General Assembly president: Security Council recommendation needed for Palestinian U.N. membership


(JTA) — The U.N. General Assembly cannot grant the Palestinians membership without a recommendation from the Security Council, the assembly’s president said.

The Security Council must recommend new U.N. members, without a veto from any permanent member, General Assembly President Joseph Deiss told a news conference May 27 at United Nations headquarters in New York.

"The General Assembly cannot take the initiative, but we are ready to do our work as soon as a recommendation of the Security Council would be addressed,” he said.

The United States, Britain, France, China and Russia are permanent members of the Security Council with veto powers. President Obama has indicated that the U.S. would veto a resolution on Palestinian statehood, calling instead for the establishment of a Palestinian state through direct negotiations with Israel.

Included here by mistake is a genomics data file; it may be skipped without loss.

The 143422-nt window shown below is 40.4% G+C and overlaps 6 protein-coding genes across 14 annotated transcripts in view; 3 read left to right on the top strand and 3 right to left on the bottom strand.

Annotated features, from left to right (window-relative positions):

“It must be recalled that General Assembly resolution 181 of 1947 already provides for the creation of two states, one Arab, one Jewish, at the end of the British Mandate in Palestine,” Deiss added.

The Arab League over the weekend said in a statement that it "supports the appeal to the U.N. asking that Palestine, within the 1967 borders, becomes a full-fledged state."

The Arab League’s Ministerial Committee on the Arab Peace Initiative also blamed Israel for the failure of the peace process.

So far, 112 nations reportedly have recognized an independent state of Palestine, including a number of Latin American and European countries.

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